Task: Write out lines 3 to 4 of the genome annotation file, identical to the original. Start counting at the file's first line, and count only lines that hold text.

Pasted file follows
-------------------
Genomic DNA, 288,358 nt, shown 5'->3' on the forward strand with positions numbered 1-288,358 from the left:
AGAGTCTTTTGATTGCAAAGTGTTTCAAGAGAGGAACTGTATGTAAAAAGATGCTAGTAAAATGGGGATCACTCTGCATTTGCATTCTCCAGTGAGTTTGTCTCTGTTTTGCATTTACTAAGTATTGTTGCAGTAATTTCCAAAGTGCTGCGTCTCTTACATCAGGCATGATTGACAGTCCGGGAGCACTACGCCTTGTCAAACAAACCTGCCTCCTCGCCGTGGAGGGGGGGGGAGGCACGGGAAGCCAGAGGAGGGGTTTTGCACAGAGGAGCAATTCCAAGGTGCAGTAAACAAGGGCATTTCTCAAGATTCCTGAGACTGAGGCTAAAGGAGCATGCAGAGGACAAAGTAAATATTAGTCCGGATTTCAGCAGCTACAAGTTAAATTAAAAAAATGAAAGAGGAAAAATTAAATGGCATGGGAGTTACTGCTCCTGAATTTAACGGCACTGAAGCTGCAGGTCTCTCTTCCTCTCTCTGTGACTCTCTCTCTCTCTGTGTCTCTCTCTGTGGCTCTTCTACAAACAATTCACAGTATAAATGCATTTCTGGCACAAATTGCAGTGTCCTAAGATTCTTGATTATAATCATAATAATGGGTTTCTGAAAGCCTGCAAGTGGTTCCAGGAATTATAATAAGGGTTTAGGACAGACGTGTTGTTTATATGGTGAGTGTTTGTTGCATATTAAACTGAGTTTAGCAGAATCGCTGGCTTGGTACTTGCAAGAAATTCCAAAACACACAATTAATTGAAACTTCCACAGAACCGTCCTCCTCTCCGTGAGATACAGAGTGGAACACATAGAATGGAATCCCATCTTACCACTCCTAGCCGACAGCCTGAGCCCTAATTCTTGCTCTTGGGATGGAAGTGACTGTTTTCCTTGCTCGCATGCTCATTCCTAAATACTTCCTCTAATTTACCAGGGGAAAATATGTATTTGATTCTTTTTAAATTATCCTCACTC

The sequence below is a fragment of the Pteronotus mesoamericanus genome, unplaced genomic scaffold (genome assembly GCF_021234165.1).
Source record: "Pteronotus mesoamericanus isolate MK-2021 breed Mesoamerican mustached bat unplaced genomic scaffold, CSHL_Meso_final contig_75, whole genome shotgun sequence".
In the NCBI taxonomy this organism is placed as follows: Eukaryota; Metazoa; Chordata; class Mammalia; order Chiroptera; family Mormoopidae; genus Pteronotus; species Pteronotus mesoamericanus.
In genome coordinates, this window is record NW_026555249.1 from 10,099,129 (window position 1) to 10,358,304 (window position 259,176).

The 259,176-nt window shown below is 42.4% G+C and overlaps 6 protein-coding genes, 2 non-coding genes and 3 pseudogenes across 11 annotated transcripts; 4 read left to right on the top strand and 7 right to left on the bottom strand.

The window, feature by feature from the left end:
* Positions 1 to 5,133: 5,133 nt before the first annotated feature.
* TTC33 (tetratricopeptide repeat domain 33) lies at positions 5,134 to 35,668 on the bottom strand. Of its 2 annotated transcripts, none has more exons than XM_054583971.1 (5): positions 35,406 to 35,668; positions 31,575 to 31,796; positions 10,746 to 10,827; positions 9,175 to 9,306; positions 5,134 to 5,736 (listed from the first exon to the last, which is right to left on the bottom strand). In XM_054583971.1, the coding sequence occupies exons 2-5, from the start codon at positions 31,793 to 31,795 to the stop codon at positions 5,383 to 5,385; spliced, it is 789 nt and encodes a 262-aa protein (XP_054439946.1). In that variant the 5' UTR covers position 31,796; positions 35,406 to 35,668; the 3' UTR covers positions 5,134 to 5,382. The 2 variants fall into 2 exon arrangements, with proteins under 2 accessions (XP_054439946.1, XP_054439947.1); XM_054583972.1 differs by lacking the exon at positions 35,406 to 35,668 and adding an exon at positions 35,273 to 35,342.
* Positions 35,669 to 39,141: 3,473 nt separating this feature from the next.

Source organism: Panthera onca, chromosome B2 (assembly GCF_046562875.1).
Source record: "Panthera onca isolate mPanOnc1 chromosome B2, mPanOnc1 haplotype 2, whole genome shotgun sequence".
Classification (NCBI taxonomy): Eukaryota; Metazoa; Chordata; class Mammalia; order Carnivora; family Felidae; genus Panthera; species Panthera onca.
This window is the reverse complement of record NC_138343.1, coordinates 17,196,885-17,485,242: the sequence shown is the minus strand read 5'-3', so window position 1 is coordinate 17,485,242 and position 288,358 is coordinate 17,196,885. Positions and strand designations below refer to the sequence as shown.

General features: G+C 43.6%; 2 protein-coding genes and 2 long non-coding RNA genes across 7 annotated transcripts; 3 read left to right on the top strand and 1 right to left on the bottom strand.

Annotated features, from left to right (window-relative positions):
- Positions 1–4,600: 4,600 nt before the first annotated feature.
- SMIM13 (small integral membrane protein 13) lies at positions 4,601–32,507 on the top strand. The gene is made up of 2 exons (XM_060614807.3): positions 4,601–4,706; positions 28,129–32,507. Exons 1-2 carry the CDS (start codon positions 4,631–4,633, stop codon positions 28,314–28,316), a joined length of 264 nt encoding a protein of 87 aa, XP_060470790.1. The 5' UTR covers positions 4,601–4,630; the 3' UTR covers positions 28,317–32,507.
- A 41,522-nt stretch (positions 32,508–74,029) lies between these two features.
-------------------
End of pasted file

The sequence below is a fragment of the Pteronotus mesoamericanus genome, unplaced genomic scaffold (genome assembly GCF_021234165.1).
Source record: "Pteronotus mesoamericanus isolate MK-2021 breed Mesoamerican mustached bat unplaced genomic scaffold, CSHL_Meso_final contig_75, whole genome shotgun sequence".